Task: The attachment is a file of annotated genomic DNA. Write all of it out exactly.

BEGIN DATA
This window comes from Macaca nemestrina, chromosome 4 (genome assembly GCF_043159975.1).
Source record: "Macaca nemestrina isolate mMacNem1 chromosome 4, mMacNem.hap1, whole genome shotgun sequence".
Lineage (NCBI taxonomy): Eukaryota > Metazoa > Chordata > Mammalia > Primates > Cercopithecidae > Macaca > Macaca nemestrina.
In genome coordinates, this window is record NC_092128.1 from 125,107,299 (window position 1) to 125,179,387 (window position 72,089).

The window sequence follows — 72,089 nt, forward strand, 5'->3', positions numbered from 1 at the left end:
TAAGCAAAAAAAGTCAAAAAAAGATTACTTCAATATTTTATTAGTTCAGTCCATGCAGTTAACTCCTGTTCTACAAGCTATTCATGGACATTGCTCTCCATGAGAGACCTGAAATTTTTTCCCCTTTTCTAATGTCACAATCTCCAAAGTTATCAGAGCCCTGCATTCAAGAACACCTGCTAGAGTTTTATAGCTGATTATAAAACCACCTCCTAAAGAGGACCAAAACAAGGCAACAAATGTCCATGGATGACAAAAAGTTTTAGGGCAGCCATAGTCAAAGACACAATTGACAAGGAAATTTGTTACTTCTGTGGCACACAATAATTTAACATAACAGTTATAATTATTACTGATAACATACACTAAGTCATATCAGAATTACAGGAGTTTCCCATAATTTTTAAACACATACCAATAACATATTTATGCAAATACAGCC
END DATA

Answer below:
This window comes from Macaca nemestrina, chromosome 4 (genome assembly GCF_043159975.1).
Source record: "Macaca nemestrina isolate mMacNem1 chromosome 4, mMacNem.hap1, whole genome shotgun sequence".
Lineage (NCBI taxonomy): Eukaryota > Metazoa > Chordata > Mammalia > Primates > Cercopithecidae > Macaca > Macaca nemestrina.
In genome coordinates, this window is record NC_092128.1 from 125,107,299 (window position 1) to 125,179,387 (window position 72,089).

The window sequence follows — 72,089 nt, forward strand, 5'->3', positions numbered from 1 at the left end:
TAAGCAAAAAAAGTCAAAAAAAGATTACTTCAATATTTTATTAGTTCAGTCCATGCAGTTAACTCCTGTTCTACAAGCTATTCATGGACATTGCTCTCCATGAGAGACCTGAAATTTTTTCCCCTTTTCTAATGTCACAATCTCCAAAGTTATCAGAGCCCTGCATTCAAGAACACCTGCTAGAGTTTTATAGCTGATTATAAAACCACCTCCTAAAGAGGACCAAAACAAGGCAACAAATGTCCATGGATGACAAAAAGTTTTAGGGCAGCCATAGTCAAAGACACAATTGACAAGGAAATTTGTTACTTCTGTGGCACACAATAATTTAACATAACAGTTATAATTATTACTGATAACATACACTAAGTCATATCAGAATTACAGGAGTTTCCCATAATTTTTAAACACATACCAATAACATATTTATGCAAATACAGCC